Unfair distribution of income

We hear that the Revenue Mobilisation Allocation and Fiscal Allocation Commission (RMAFC) now wants to review the salaries and emoluments of public officeholders. Why now? We’ve been shouting since 1999 but RMAFC was either deaf or toothless. Sometime ago, we calculated that fewer than 1, 700 officeholders shared a third of the total earnings of all public and civil servants in a nation of 200million. This rapacious elite includes lawmakers who determine their own incomes by shouting “aye” and “nay” perhaps twice a month. Does RMAFC need memoranda? Lawmaking is a part-time job. Our legislators should receive sitting allowances only. Each at the federal, state and local levels should get no more than N50, 000, N35, 000 and N25, 000 respectively per sitting. Absentees should be paid nothing.

There should be a uniform salary structure for all civil/public service workers in ministries, departments and agencies. Accordingly, the GMD of NNPC or a permanent secretary or a minister should be placed on grade level 17 and their take-home per month must not exceed N750, 000 in this country that still can’t pay N30, 000 as minimum wage.


This one doesn’t need elaboration. But suffice it to say that about 90% of Nigerians are either unemployed or underemployed. It’s the reason Nigeria was described as the poverty capital of the world. I don’t think we have dollar backing for more than three months’ imports. Therefore, with the low price or non-sale of crude oil, our major foreign exchange earner, the government may not be able to pay salaries from August. That will mean instant joblessness for some 3million government employees, while many jobs in the informal sector will have been wiped out.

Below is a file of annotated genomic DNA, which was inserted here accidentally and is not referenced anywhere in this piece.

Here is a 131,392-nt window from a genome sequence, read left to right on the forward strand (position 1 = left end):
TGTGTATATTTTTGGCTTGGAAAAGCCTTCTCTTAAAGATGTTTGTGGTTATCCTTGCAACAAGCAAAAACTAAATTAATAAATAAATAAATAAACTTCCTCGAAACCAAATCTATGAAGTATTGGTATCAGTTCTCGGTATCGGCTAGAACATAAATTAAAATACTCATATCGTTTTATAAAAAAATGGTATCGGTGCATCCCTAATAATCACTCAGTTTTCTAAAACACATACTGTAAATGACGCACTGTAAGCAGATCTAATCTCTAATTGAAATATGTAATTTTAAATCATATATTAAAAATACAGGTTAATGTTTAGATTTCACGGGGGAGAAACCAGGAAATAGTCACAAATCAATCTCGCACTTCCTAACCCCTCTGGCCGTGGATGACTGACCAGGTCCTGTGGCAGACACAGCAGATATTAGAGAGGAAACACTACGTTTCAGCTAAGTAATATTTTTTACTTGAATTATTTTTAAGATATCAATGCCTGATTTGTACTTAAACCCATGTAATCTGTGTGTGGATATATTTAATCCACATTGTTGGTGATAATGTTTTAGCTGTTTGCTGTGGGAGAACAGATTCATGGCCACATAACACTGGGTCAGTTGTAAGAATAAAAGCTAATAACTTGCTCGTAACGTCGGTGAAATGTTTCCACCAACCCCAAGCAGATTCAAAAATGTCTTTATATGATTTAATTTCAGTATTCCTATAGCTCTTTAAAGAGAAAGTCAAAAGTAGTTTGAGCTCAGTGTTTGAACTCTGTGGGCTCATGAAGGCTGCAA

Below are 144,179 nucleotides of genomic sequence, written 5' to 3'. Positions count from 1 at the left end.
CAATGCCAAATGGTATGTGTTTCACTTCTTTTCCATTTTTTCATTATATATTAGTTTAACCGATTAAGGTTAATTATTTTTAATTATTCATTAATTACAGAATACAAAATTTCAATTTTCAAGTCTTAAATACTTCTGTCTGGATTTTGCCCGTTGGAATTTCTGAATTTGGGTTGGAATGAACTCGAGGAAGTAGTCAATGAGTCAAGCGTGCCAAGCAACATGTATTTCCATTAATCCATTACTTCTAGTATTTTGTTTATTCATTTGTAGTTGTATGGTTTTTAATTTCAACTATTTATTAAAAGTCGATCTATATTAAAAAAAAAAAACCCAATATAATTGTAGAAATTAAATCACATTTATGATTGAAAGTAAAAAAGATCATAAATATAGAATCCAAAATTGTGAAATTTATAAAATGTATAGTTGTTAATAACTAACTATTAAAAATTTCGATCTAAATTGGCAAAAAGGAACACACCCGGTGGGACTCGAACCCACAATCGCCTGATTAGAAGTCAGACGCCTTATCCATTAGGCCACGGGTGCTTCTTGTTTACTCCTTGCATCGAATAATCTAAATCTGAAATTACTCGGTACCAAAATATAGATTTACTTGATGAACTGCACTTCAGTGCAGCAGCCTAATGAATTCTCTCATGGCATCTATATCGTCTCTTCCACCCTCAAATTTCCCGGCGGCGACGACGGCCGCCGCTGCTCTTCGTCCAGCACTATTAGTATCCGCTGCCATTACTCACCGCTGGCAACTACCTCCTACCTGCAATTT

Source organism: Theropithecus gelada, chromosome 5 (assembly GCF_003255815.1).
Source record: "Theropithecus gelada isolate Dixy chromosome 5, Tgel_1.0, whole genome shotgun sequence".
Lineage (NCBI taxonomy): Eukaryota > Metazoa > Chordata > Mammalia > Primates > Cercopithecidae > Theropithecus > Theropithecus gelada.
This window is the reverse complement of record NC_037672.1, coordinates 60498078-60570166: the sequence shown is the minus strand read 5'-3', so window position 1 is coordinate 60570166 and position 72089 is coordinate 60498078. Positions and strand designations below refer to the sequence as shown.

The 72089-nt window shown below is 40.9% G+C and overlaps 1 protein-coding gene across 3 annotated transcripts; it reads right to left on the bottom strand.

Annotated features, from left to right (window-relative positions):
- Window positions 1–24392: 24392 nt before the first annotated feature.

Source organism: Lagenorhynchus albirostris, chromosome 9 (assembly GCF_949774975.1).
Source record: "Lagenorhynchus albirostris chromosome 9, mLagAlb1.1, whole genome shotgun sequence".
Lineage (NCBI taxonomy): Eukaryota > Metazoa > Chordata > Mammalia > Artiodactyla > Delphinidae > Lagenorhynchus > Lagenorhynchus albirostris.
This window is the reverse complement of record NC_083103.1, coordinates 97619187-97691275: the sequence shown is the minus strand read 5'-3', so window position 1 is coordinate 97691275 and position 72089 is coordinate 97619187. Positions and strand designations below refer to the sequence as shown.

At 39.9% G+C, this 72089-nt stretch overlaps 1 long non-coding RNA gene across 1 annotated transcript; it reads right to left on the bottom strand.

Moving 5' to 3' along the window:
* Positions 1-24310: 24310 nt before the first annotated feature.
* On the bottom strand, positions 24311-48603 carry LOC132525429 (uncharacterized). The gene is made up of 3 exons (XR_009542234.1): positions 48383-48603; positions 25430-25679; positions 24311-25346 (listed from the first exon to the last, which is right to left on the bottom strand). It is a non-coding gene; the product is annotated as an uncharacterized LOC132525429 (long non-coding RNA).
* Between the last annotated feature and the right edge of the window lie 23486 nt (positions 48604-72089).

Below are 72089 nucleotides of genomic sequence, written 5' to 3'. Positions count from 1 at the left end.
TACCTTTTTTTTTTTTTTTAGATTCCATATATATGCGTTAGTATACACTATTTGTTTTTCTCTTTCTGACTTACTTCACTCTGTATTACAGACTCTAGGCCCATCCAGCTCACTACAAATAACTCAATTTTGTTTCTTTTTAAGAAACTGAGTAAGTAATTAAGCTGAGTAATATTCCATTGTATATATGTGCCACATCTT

Weak and unstable naira

 In March, the Central Bank devalued the naira further from N305 to N360 per dollar. The Nigerian currency however trades at N450 per dollar at the parallel market. As recently as 2015, N160 could fetch a dollar. The naira will continue its inexorable slide as soon as our appetite for foreign goods returns post-coronavirus. The alternative? Famine or nothing.


Again, nobody should seek clarification on this, because nobody has been spared the pangs of terrorism, armed robbery and kidnapping for ransom. Voters have no power to elect their leaders; that duty now falls on INEC and the judiciary. And because disobedience to law starts from those who should keep it, the commoners don’t obey it either. Every Nigerian is now a government – they provide their own security, clean water, power, and even roads.